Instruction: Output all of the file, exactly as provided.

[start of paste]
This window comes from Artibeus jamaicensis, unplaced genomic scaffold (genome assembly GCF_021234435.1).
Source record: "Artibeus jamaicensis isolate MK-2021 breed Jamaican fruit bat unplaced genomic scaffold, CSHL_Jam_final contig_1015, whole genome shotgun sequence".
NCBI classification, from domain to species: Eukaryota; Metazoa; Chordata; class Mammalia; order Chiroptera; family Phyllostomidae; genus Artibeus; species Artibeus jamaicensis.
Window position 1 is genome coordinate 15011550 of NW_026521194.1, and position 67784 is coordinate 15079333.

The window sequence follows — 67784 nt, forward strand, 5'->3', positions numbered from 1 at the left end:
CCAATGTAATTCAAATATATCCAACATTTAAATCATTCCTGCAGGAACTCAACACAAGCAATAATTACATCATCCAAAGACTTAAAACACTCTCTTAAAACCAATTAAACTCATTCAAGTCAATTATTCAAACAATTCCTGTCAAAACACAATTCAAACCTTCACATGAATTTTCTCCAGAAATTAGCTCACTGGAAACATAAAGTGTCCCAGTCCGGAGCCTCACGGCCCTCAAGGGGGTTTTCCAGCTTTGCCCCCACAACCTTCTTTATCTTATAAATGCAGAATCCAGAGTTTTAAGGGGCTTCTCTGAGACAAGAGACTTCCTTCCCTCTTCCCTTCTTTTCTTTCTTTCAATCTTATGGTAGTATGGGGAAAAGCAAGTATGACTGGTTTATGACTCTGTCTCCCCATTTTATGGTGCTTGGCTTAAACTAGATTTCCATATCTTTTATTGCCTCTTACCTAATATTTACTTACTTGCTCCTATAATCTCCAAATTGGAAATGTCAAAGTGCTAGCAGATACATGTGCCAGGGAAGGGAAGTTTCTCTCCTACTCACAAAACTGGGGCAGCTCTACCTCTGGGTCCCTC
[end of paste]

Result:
This window comes from Artibeus jamaicensis, unplaced genomic scaffold (genome assembly GCF_021234435.1).
Source record: "Artibeus jamaicensis isolate MK-2021 breed Jamaican fruit bat unplaced genomic scaffold, CSHL_Jam_final contig_1015, whole genome shotgun sequence".
NCBI classification, from domain to species: Eukaryota; Metazoa; Chordata; class Mammalia; order Chiroptera; family Phyllostomidae; genus Artibeus; species Artibeus jamaicensis.
Window position 1 is genome coordinate 15011550 of NW_026521194.1, and position 67784 is coordinate 15079333.

The window sequence follows — 67784 nt, forward strand, 5'->3', positions numbered from 1 at the left end:
CCAATGTAATTCAAATATATCCAACATTTAAATCATTCCTGCAGGAACTCAACACAAGCAATAATTACATCATCCAAAGACTTAAAACACTCTCTTAAAACCAATTAAACTCATTCAAGTCAATTATTCAAACAATTCCTGTCAAAACACAATTCAAACCTTCACATGAATTTTCTCCAGAAATTAGCTCACTGGAAACATAAAGTGTCCCAGTCCGGAGCCTCACGGCCCTCAAGGGGGTTTTCCAGCTTTGCCCCCACAACCTTCTTTATCTTATAAATGCAGAATCCAGAGTTTTAAGGGGCTTCTCTGAGACAAGAGACTTCCTTCCCTCTTCCCTTCTTTTCTTTCTTTCAATCTTATGGTAGTATGGGGAAAAGCAAGTATGACTGGTTTATGACTCTGTCTCCCCATTTTATGGTGCTTGGCTTAAACTAGATTTCCATATCTTTTATTGCCTCTTACCTAATATTTACTTACTTGCTCCTATAATCTCCAAATTGGAAATGTCAAAGTGCTAGCAGATACATGTGCCAGGGAAGGGAAGTTTCTCTCCTACTCACAAAACTGGGGCAGCTCTACCTCTGGGTCCCTC